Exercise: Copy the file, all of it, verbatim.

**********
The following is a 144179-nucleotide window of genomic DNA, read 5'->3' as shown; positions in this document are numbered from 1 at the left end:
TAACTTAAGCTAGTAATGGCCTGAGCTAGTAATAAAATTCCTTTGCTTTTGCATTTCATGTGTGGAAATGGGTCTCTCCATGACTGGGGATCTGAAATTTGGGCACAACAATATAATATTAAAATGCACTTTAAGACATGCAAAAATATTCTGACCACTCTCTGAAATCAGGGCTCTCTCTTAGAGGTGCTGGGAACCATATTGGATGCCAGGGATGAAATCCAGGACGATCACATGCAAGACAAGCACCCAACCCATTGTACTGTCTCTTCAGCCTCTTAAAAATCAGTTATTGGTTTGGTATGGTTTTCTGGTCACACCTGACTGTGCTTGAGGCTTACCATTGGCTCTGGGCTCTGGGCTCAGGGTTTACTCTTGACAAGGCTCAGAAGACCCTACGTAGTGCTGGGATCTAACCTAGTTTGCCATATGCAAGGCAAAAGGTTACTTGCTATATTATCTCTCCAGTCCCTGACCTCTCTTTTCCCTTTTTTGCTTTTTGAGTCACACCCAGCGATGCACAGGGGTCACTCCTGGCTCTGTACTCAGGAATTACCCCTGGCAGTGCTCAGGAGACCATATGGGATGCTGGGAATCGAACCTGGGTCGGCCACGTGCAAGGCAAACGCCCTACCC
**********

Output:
The following is a 144179-nucleotide window of genomic DNA, read 5'->3' as shown; positions in this document are numbered from 1 at the left end:
TAACTTAAGCTAGTAATGGCCTGAGCTAGTAATAAAATTCCTTTGCTTTTGCATTTCATGTGTGGAAATGGGTCTCTCCATGACTGGGGATCTGAAATTTGGGCACAACAATATAATATTAAAATGCACTTTAAGACATGCAAAAATATTCTGACCACTCTCTGAAATCAGGGCTCTCTCTTAGAGGTGCTGGGAACCATATTGGATGCCAGGGATGAAATCCAGGACGATCACATGCAAGACAAGCACCCAACCCATTGTACTGTCTCTTCAGCCTCTTAAAAATCAGTTATTGGTTTGGTATGGTTTTCTGGTCACACCTGACTGTGCTTGAGGCTTACCATTGGCTCTGGGCTCTGGGCTCAGGGTTTACTCTTGACAAGGCTCAGAAGACCCTACGTAGTGCTGGGATCTAACCTAGTTTGCCATATGCAAGGCAAAAGGTTACTTGCTATATTATCTCTCCAGTCCCTGACCTCTCTTTTCCCTTTTTTGCTTTTTGAGTCACACCCAGCGATGCACAGGGGTCACTCCTGGCTCTGTACTCAGGAATTACCCCTGGCAGTGCTCAGGAGACCATATGGGATGCTGGGAATCGAACCTGGGTCGGCCACGTGCAAGGCAAACGCCCTACCC